As they speed through the clouds, most air travelers are comfortable knowing that their pilot is not actually bothering to fly the plane. On the open highway, however, it may be harder to accept truck drivers who take their hands off the wheel to text, watch movies, or gaze at the scenery as it rolls lazily by.

Yet self-driving trucks could become a common sight in coming years. One company at the forefront of this technology is Daimler’s Mercedes-Benz brand. Recently, the company demonstrated its “Future Truck 2025” concept, with a modified vehicle that cruised down the autobahn at a top speed of 53 MPH. The driver was able to switch at will between manual control and the automated Highway Pilot system,.

I see the Highway Pilot as an exciting example of how the Internet of Everything (IoE) connects the unconnected. Using a convergence of innovations that leverage Wi-Fi, data analytics, radar, GPS, and stereo video sensors, Highway Pilot steers the truck, senses other vehicles, and maintains the most efficient speed and route.  IN the process, it enables a whole new technology platform and business model. After all, many countries face a shortage of truck drivers; and fuel consumption issues and safety concerns persist — especially on long, grueling hauls.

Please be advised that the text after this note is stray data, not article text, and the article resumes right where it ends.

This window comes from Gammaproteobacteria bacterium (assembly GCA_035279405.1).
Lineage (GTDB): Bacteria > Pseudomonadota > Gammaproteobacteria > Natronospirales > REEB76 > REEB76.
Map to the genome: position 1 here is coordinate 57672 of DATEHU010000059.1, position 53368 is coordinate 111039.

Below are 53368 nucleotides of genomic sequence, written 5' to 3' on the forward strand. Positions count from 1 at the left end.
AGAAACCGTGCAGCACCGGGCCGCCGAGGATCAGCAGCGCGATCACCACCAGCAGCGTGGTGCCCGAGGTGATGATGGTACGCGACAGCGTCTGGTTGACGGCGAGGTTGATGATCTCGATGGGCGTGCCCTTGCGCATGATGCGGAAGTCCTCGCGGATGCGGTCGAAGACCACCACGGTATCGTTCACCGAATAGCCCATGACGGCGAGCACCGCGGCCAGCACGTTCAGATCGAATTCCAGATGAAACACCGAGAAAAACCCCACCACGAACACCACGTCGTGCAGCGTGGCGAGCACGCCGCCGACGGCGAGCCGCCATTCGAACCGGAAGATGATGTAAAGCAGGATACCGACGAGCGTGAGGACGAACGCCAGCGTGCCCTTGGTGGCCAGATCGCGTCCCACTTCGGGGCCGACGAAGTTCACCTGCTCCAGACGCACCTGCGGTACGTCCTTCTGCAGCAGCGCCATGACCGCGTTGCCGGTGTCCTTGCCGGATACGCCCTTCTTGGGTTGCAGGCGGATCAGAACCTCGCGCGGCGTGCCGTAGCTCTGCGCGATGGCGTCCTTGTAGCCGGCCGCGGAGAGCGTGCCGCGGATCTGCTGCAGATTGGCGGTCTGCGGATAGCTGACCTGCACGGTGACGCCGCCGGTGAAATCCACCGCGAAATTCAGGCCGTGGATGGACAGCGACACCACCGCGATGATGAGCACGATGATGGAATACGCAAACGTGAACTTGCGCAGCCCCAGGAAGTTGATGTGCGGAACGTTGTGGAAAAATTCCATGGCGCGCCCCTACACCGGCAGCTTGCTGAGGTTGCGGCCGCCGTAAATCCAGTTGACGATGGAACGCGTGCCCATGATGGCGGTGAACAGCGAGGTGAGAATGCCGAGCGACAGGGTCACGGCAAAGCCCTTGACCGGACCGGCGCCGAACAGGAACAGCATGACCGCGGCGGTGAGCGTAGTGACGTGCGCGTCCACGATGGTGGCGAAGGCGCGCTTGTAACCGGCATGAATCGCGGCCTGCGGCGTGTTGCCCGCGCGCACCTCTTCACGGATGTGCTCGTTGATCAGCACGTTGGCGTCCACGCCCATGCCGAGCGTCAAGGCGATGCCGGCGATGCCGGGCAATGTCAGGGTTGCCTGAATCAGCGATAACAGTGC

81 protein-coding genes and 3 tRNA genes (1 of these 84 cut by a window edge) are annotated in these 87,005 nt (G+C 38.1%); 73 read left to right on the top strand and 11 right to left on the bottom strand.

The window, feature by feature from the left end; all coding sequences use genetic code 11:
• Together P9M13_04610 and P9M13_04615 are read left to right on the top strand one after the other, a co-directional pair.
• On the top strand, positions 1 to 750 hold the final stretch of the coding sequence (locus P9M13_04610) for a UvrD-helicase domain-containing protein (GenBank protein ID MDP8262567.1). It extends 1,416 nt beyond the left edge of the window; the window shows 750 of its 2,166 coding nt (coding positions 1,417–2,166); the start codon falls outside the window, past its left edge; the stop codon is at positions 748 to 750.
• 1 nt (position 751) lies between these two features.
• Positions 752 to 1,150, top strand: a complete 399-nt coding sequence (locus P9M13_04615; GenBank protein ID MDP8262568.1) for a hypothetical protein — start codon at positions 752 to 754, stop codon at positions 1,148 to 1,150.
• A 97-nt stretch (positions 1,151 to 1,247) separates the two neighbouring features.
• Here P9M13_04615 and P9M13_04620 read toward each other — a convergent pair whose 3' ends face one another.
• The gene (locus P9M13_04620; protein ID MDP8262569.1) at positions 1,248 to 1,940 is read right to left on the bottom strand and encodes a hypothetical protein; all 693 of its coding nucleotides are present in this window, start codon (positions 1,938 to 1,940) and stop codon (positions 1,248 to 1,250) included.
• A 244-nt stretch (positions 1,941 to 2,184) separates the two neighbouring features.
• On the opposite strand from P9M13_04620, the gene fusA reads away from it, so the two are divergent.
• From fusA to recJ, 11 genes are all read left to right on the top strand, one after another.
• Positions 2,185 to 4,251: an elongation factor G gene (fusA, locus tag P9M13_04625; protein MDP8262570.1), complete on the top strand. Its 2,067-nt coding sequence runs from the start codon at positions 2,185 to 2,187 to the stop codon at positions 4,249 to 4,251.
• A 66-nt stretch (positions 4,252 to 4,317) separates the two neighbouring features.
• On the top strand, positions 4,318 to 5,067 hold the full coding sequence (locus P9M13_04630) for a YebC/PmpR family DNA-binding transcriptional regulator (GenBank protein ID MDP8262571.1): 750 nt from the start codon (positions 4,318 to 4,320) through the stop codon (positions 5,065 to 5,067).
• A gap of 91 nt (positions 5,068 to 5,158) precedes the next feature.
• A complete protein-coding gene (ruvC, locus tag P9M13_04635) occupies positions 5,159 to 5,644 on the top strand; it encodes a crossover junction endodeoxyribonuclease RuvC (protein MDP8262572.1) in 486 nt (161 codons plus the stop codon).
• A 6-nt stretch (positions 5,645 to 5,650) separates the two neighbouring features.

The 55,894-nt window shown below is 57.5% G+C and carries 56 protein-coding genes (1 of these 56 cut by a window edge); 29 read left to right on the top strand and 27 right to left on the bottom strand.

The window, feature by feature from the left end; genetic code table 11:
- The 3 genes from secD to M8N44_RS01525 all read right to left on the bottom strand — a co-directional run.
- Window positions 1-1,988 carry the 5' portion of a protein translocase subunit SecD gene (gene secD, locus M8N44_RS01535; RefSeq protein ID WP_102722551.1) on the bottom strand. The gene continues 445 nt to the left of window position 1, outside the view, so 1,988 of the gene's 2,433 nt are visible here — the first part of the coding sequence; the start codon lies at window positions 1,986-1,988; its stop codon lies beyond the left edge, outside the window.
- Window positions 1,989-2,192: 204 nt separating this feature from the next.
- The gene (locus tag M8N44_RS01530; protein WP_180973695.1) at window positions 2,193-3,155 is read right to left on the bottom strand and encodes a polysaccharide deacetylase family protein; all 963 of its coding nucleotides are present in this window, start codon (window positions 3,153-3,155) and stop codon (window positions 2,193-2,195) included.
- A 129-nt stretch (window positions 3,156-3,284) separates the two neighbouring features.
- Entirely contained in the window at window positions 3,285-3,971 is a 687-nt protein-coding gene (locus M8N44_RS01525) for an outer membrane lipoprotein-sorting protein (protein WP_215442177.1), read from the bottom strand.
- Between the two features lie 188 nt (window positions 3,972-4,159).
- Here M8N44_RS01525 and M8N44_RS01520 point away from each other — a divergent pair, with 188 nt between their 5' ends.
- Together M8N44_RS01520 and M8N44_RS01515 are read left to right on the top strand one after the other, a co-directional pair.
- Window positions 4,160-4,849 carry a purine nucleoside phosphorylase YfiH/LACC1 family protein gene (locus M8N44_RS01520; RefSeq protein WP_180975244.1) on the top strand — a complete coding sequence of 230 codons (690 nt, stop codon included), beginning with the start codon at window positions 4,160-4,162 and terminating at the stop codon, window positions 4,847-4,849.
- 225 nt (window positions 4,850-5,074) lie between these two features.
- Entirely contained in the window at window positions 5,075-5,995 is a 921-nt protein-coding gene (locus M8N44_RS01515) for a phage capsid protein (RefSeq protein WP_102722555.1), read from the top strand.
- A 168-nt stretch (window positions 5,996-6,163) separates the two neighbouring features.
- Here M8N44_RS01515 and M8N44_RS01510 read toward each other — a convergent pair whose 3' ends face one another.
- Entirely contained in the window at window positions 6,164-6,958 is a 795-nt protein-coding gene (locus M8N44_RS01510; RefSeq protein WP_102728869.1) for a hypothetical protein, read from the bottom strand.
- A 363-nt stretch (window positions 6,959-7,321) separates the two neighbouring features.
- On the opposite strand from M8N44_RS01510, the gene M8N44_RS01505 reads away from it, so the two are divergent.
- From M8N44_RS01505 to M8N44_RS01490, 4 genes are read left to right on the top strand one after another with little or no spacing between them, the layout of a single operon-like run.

I see the self-driving truck as a great example of how technology can create new job opportunities and transform work experiences. Long-haul trucking is a tough, often tedious, and occasionally dangerous job. But technology can make it safer and less stressful. Not to mention efficient: the self-driving vehicle can go longer without stopping and maximize energy efficiency.

Technology won’t necessarily eliminate the job of truck driver, but it will change the job skills needed. The “driver” may become more of an engineer: parking the vehicle and taking over in a potential emergency, but also programming and monitoring systems.

As I often say, think twice before you tell your children they won’t amount to anything if they play too many video games. Those games may be imparting some key skills that will hold them in good stead in the Internet of Everything economy — for jobs that we can barely imagine today. (Disclaimer: they still need to do their homework and get their education!)

Someday, when your gaming-obsessed son or daughter spies a job opening on their wearable device for Trucking Engineer/Programmer, they will be ready.

What do you think about the future of self-driving trucks and the evolution of job skills in trucking and other industries?


Joseph M. Bradley

Global Vice President

Digital & IoT Advanced Services